It’s true that by keeping a minimum balance of $1,500, I save $47.40 a year on checking account fees. But if I can make more than $47.40 a year by investing $1,500 then I would be better off investing that money instead of keeping it tied up in the bank right? So that’s why I transferred the money from my checking account into my brokerage account, and used all that money to buy my bank’s own common shares.  In other words, I purchased $1,500 worth of TD Bank stocks. That’s because the stock’s dividend was more than enough to cover my checking account fees. Even today, according to google finance, TD Bank currently has a dividend yield of 3.46%. This means if you invest $1,500 into TD shares today, TD will pay you $51.90 every year in dividends. If you live in BC and make between $43K and $74K of income per year like me, then you will only have to pay a *few dollars of tax on that amount and pocket $48.38. Not too shabby (^o^)
To review, I am now paying the bank $47.40 in fees every year. Meanwhile the bank pays me $48.38 (after tax) for being a shareholder. Basically this means I get to use the bank’s chequing account service for free, AND make a tiny profit to boot. But it gets better! TD has grown it’s dividends 11 times in the last 12 years ( ゚д゚)So this year I may receive $48.38 like we’ve calculated, but next year, I wouldn’t be surprised if TD pays me $50 or more because those dividends keep going up. But it gets even better! The *payout ratio for TD is under 50%!  This strategy also protects me from higher banking fees in the future because once I became a shareholder, every dollar of profit the bank makes from charging their customers higher fees will only add value to my stocks.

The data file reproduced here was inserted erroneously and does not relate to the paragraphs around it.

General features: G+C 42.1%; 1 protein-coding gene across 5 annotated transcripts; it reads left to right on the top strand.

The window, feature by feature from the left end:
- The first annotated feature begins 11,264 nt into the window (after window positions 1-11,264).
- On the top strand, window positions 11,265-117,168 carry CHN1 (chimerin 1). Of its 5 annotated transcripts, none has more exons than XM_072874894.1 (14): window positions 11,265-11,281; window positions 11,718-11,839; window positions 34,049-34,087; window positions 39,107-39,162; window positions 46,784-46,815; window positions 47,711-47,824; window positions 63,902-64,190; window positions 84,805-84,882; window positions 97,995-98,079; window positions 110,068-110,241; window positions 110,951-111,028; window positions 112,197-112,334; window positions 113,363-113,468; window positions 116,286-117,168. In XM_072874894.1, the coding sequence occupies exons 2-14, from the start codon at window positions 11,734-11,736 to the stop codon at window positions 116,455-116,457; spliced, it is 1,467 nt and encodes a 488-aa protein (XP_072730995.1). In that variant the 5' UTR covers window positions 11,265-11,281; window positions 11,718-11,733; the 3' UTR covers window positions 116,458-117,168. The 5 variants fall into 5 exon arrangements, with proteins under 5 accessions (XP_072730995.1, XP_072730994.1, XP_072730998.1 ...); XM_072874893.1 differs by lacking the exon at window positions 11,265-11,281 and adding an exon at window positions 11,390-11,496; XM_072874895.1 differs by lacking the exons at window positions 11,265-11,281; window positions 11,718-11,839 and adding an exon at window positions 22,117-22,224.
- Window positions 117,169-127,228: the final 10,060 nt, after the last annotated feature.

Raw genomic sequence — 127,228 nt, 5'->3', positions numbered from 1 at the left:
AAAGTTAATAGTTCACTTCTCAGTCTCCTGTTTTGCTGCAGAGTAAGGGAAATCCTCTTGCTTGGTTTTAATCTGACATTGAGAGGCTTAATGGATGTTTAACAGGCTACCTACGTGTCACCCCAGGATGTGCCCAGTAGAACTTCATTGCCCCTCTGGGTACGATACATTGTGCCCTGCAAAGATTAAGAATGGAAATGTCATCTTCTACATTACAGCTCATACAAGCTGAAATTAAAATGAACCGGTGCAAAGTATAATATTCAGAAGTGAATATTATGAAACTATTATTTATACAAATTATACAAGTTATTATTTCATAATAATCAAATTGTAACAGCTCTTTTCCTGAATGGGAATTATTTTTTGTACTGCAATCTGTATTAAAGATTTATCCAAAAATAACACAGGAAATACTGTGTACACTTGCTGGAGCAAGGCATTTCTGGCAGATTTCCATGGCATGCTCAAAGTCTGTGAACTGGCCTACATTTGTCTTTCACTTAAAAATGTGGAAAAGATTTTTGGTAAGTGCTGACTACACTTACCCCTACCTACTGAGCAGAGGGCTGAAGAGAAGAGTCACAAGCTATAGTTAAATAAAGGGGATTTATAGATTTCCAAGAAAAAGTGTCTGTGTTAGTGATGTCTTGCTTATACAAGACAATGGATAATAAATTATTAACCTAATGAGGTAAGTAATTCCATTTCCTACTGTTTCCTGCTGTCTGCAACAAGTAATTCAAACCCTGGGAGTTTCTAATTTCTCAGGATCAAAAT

Of course not everyone banks with TD. But this strategy is transferable. Here’s some basic information on a few other banks below.

BMO Practical Plan Chq Acct: Fee = $4.00/month. Waived with $1,000. BMO’s stock dividend yields 4.80% 
CIBC Everday Chq Acct: Fee = $3.90/month. Waived with $1,000. CIBC yields 4.69%
Scotiabank Powerchequing Acct: Fee = $3.95/month. Waived with $1,000. Bank of Nova Scotia yields 3.96%

But I can see why this may not be a good idea for some people. This strategy does come with risks after all. You risk the banks cutting their dividends in the future, even though they all have a solid history of growing them. You also risk losing some of your initial investment if their share prices drop and never recover, even though banks are the oldest and largest companies in Canada and the backbone to our whole economy. For short term investors and those who want to play it safe, keep your balance in the bank to save yourself some money. But if you want to live on the edge like me, then don’t let your bank hold your money to only benefit their own interests. Buy a piece of your bank instead and profit with them, and by the time you retire maybe you’ll be a little wealthier than if you hadn’t. (^_~)

*Opportunity Cost – Losing the opportunity to profit from a choice, because another choice was taken. Go ask an economist for a better explanation (>_<)
*few dollars of taxThe dividend tax credit makes dividend income very tax friendly. Depending on your location and other income, you may not have to pay any taxes on dividends at all.
*payout ratioTo be explained in a future post.